Last Tuesday, we witnessed an unusual situation: a gigantic cargo ship called Ever Given ran aground in the Suez Canal after a sandstorm. The lack of visibility and high winds reaching 74 km/hr affected the ship’s control, which is 400m long and weighs 220,000 tons. The major problem is that when it ran aground, the ship blocked the passage through the channel, generating a naval “traffic jam”.
The canal, located in Egypt between the Red Sea and the Mediterranean Sea, is one of the main international shipping routes: about 12% of the world’s maritime trade passes through it. With the canal blocked, more than 100 vessels are already stopped and waiting to cross, and some companies are beginning to consider redirecting ships around the southern horn of Africa, which would increase the trip by approximately one week and generate a huge increase in costs. For example, the voyage of a ship like Ever Given, which left Singapore for Rotterdam, would increase by 6,000 km if required to go around Africa.
According to Bloomberg1, the waiting ships are carrying a wide variety of cargo, from live animals, grain crops and dry products such as cement, to oil and liquefied natural gas. Although the impacts on several markets still remain unclear, the oil price reaction can already be observed, which experienced a hike of up to 6% following the event.
Although rare, accidents like this happen and can impact several production chains with the disruption of supply logistics. The Suez Canal itself had its operations interrupted during the 1956 Suez Crisis. Other important routes have also been blocked momentarily, such as when the Panama Canal2 was blocked after an American military invasion in 1989 and the Houston Channel3 after a collision of ships carrying chemicals in 2015. Even minor accidents can have major logistical consequences, as witnessed in the Port of Vitória4 in 2010.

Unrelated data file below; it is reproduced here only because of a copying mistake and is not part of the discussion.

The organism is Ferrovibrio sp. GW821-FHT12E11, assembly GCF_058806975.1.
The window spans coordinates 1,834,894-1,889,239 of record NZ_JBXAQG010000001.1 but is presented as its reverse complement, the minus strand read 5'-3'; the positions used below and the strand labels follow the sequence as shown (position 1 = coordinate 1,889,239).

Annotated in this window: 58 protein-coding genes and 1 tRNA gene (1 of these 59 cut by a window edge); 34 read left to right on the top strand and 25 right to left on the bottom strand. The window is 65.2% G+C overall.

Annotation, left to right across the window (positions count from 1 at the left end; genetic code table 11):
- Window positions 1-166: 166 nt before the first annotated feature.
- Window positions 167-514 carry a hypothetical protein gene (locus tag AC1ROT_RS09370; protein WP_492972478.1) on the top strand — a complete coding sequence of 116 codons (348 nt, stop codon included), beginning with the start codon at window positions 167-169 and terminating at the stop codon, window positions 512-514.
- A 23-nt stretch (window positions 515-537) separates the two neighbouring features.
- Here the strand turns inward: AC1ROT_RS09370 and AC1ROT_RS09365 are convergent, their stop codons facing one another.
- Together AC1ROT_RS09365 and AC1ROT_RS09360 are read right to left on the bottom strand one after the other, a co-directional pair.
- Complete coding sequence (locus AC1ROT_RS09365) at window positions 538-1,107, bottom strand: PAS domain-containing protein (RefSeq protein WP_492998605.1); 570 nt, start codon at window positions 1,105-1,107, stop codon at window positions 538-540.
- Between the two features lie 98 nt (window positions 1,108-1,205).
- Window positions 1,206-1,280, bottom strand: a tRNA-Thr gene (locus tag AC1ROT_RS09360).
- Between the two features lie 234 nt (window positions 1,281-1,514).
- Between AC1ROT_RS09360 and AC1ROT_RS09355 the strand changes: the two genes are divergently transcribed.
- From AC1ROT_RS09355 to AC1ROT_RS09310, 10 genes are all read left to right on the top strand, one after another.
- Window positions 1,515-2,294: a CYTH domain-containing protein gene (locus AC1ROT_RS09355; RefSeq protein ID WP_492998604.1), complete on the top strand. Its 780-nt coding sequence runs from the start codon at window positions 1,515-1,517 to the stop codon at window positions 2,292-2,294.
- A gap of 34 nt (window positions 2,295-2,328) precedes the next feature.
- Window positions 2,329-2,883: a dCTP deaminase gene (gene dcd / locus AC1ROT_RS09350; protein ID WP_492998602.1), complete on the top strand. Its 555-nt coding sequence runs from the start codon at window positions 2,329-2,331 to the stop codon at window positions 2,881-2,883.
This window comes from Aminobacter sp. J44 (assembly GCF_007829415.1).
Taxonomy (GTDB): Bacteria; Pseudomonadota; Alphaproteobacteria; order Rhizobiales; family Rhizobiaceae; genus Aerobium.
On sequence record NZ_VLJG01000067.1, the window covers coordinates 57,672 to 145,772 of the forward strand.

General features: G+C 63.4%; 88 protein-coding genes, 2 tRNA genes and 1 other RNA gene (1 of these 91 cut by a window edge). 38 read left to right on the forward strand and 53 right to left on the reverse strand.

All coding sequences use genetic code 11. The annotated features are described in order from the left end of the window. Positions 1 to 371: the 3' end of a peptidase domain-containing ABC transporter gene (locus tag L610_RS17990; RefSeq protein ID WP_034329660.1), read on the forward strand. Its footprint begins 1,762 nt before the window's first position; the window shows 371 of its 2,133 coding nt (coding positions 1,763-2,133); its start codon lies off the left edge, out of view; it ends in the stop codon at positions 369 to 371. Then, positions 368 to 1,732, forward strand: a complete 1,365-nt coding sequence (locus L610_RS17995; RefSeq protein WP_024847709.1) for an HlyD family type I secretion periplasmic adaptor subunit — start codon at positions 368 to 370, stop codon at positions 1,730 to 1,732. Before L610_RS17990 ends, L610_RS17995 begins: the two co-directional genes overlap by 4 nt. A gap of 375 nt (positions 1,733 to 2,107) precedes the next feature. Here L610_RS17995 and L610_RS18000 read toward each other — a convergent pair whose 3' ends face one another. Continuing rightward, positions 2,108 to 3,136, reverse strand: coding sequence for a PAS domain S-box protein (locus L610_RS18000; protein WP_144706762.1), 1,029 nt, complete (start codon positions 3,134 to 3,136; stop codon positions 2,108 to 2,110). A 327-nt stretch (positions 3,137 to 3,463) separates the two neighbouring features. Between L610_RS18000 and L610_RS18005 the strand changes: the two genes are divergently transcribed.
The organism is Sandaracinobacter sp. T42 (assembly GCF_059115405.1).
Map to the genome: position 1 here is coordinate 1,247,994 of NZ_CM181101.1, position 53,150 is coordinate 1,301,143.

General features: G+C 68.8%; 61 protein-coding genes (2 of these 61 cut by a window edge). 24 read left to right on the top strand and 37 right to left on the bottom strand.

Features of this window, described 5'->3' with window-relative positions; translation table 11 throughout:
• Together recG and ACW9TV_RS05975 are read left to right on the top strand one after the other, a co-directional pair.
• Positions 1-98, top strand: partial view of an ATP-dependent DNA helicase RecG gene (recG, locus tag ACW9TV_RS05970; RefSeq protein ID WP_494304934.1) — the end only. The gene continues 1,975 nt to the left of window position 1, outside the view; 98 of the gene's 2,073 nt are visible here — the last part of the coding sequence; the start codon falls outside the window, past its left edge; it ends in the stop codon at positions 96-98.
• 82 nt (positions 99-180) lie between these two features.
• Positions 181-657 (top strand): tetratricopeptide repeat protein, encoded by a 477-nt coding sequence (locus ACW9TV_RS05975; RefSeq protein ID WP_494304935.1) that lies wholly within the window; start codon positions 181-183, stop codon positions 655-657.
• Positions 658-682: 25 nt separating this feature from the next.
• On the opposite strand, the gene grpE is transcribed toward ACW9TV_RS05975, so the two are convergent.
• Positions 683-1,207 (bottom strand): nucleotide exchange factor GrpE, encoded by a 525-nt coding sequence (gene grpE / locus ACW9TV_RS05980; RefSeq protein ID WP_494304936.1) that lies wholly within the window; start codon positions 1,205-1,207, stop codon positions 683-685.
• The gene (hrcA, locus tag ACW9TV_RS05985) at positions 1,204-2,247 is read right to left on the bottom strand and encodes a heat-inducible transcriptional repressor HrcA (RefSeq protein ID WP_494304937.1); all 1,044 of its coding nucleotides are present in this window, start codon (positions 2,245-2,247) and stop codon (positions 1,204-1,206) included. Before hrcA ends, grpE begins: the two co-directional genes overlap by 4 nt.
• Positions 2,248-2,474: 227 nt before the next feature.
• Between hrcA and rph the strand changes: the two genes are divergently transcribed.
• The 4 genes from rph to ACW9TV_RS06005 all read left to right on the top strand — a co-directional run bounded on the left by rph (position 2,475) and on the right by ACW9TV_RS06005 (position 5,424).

As one can imagine, the impacts of logistical disruptions are varied and affect different industries. The receipt of raw materials is impaired, freight costs can skyrocket, and product dispatch becomes uncertain. In short, all the planning done by the company can be rendered useless, requiring quick and precise adjustments. Changing suppliers, the pace of production and new sales contracts are some of the common adaptation alternatives.
In this environment with such pressure and the need for quick decisions, a support tool becomes even more fundamental: through mathematical models and algorithms, combined with a platform that allows rapid scenario creation and analysis, it is possible to quickly redesign and adapt the company’s processes.
This type of responsiveness is something that Cassotis seeks to offer through its models and the Quandec platform. Allowing your managers and analysts to be able to assess different situations and, in an agile manner, readapt company plans and decisions can be the competitive advantage at times!
Are you being affected by the ship aground or have you already been impacted by logistical disruptions? Do not hesitate to contact our team to discuss how you can improve your company’s decision-making speed!
Author: Cassiano Lima - Senior Consultant at Cassotis Consulting
Co-author: Emmanuel Marchal - Managing Partner at Cassotis Consulting
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